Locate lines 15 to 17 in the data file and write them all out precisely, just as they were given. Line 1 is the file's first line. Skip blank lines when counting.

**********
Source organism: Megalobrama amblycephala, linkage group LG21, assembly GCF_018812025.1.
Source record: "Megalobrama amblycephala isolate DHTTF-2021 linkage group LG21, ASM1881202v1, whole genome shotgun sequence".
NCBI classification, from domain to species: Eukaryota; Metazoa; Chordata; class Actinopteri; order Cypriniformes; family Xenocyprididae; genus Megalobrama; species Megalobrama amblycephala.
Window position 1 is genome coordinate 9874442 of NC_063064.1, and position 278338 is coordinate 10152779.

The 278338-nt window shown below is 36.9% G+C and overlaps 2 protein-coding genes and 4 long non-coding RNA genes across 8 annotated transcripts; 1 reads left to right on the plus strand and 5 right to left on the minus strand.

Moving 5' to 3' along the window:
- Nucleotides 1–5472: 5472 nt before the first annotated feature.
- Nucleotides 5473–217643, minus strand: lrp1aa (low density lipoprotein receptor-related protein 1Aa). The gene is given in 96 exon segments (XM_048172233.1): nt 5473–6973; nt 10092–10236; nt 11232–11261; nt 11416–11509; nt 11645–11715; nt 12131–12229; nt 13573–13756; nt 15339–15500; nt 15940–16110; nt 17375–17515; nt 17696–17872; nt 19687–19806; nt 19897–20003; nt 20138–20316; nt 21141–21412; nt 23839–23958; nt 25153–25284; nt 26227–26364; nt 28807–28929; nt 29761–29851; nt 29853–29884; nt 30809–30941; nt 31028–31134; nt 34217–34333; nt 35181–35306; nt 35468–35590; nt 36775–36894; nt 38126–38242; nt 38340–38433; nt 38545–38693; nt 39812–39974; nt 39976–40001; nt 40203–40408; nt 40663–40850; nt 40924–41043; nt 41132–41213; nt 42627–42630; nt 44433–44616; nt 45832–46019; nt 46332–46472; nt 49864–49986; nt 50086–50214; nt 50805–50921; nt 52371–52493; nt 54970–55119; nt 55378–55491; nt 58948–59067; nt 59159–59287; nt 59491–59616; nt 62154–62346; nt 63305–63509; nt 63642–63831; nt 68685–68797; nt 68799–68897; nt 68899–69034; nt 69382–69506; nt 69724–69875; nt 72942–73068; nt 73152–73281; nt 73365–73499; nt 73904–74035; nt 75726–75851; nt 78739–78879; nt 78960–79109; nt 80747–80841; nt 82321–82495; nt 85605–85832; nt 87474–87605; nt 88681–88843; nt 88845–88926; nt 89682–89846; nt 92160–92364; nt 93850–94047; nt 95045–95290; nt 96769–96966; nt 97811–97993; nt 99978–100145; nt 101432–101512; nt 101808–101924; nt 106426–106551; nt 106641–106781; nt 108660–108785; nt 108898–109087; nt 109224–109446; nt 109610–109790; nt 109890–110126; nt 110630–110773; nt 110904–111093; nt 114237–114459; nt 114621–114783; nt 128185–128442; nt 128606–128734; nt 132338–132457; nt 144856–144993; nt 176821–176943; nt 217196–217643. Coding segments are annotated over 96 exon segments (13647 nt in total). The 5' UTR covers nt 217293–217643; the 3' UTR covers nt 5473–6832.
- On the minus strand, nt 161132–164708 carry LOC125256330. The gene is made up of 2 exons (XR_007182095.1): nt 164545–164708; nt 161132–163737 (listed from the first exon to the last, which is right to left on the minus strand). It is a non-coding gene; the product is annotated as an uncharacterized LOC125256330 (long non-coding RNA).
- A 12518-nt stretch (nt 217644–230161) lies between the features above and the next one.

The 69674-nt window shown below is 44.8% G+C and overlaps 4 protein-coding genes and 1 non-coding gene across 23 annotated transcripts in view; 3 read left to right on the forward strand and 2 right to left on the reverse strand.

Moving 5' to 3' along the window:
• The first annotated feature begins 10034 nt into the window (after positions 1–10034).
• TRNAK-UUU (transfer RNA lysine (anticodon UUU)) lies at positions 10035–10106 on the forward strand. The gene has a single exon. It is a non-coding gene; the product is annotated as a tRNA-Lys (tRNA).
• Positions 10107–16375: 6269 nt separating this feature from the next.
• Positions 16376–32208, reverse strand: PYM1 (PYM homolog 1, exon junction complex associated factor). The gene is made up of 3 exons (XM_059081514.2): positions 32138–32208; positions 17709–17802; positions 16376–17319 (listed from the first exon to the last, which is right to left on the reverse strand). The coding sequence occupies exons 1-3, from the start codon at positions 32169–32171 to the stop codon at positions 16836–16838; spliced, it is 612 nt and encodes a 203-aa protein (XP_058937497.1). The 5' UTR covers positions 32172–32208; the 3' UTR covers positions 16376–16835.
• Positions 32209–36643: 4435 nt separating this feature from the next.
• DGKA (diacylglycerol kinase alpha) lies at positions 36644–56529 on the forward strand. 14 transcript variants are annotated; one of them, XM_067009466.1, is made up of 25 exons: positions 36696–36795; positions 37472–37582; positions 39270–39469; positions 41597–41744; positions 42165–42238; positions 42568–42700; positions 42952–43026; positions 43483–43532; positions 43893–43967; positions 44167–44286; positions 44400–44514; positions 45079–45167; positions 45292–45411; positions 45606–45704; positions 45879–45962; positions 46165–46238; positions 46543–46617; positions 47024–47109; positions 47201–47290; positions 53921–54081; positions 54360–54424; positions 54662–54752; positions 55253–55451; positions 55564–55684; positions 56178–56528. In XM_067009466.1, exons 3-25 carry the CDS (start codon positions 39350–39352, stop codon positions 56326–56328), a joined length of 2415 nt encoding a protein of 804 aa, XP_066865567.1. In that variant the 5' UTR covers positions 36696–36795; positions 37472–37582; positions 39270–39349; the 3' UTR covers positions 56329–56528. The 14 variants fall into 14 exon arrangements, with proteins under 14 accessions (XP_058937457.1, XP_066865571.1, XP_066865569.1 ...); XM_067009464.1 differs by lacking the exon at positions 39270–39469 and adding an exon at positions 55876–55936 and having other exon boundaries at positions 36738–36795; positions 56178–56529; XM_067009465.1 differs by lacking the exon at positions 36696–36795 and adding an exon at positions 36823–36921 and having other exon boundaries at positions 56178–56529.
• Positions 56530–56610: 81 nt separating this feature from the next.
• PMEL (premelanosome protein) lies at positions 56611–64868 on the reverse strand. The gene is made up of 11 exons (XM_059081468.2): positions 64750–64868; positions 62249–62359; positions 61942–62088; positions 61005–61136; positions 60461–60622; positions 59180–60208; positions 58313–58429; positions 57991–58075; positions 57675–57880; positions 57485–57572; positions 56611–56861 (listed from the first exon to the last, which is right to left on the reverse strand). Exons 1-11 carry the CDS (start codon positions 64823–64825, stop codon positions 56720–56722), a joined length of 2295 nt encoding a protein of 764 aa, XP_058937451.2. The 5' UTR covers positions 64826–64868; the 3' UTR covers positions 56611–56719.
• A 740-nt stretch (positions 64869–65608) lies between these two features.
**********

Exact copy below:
• Positions 10107–16375: 6269 nt separating this feature from the next.
• Positions 16376–32208, reverse strand: PYM1 (PYM homolog 1, exon junction complex associated factor). The gene is made up of 3 exons (XM_059081514.2): positions 32138–32208; positions 17709–17802; positions 16376–17319 (listed from the first exon to the last, which is right to left on the reverse strand). The coding sequence occupies exons 1-3, from the start codon at positions 32169–32171 to the stop codon at positions 16836–16838; spliced, it is 612 nt and encodes a 203-aa protein (XP_058937497.1). The 5' UTR covers positions 32172–32208; the 3' UTR covers positions 16376–16835.
• Positions 32209–36643: 4435 nt separating this feature from the next.